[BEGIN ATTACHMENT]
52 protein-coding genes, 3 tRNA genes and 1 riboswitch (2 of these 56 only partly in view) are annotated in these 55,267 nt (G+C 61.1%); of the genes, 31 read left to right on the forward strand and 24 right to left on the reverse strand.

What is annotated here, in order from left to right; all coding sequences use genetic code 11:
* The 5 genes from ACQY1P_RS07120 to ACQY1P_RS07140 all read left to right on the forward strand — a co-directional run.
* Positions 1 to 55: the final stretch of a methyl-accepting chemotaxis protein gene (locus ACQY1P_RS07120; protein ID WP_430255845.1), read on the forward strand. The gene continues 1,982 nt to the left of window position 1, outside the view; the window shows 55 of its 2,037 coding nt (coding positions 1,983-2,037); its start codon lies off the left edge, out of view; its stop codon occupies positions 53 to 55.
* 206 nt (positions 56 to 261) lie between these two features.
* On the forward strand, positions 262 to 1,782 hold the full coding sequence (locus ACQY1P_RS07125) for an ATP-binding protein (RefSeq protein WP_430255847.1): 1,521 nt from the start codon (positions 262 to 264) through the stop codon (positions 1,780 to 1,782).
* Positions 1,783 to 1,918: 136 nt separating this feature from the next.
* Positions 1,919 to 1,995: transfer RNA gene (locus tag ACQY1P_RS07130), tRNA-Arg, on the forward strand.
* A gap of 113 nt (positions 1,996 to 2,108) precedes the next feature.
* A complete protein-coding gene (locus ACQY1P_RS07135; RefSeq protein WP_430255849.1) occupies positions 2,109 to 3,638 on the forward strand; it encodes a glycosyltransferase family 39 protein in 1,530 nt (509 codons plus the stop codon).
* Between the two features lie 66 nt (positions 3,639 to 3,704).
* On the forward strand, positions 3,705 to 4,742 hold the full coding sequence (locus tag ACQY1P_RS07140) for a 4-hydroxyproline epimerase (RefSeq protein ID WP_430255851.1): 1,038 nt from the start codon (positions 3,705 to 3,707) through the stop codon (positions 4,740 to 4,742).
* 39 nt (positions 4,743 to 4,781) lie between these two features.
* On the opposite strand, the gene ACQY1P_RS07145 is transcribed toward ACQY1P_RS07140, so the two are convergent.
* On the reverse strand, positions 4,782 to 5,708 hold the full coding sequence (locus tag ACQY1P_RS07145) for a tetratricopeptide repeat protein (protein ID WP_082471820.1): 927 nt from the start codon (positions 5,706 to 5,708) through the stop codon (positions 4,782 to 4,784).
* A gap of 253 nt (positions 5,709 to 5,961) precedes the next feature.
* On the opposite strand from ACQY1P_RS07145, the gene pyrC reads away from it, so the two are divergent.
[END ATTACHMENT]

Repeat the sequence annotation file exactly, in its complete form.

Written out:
52 protein-coding genes, 3 tRNA genes and 1 riboswitch (2 of these 56 only partly in view) are annotated in these 55,267 nt (G+C 61.1%); of the genes, 31 read left to right on the forward strand and 24 right to left on the reverse strand.

What is annotated here, in order from left to right; all coding sequences use genetic code 11:
* The 5 genes from ACQY1P_RS07120 to ACQY1P_RS07140 all read left to right on the forward strand — a co-directional run.
* Positions 1 to 55: the final stretch of a methyl-accepting chemotaxis protein gene (locus ACQY1P_RS07120; protein ID WP_430255845.1), read on the forward strand. The gene continues 1,982 nt to the left of window position 1, outside the view; the window shows 55 of its 2,037 coding nt (coding positions 1,983-2,037); its start codon lies off the left edge, out of view; its stop codon occupies positions 53 to 55.
* 206 nt (positions 56 to 261) lie between these two features.
* On the forward strand, positions 262 to 1,782 hold the full coding sequence (locus ACQY1P_RS07125) for an ATP-binding protein (RefSeq protein WP_430255847.1): 1,521 nt from the start codon (positions 262 to 264) through the stop codon (positions 1,780 to 1,782).
* Positions 1,783 to 1,918: 136 nt separating this feature from the next.
* Positions 1,919 to 1,995: transfer RNA gene (locus tag ACQY1P_RS07130), tRNA-Arg, on the forward strand.
* A gap of 113 nt (positions 1,996 to 2,108) precedes the next feature.
* A complete protein-coding gene (locus ACQY1P_RS07135; RefSeq protein WP_430255849.1) occupies positions 2,109 to 3,638 on the forward strand; it encodes a glycosyltransferase family 39 protein in 1,530 nt (509 codons plus the stop codon).
* Between the two features lie 66 nt (positions 3,639 to 3,704).
* On the forward strand, positions 3,705 to 4,742 hold the full coding sequence (locus tag ACQY1P_RS07140) for a 4-hydroxyproline epimerase (RefSeq protein ID WP_430255851.1): 1,038 nt from the start codon (positions 3,705 to 3,707) through the stop codon (positions 4,740 to 4,742).
* 39 nt (positions 4,743 to 4,781) lie between these two features.
* On the opposite strand, the gene ACQY1P_RS07145 is transcribed toward ACQY1P_RS07140, so the two are convergent.
* On the reverse strand, positions 4,782 to 5,708 hold the full coding sequence (locus tag ACQY1P_RS07145) for a tetratricopeptide repeat protein (protein ID WP_082471820.1): 927 nt from the start codon (positions 5,706 to 5,708) through the stop codon (positions 4,782 to 4,784).
* A gap of 253 nt (positions 5,709 to 5,961) precedes the next feature.
* On the opposite strand from ACQY1P_RS07145, the gene pyrC reads away from it, so the two are divergent.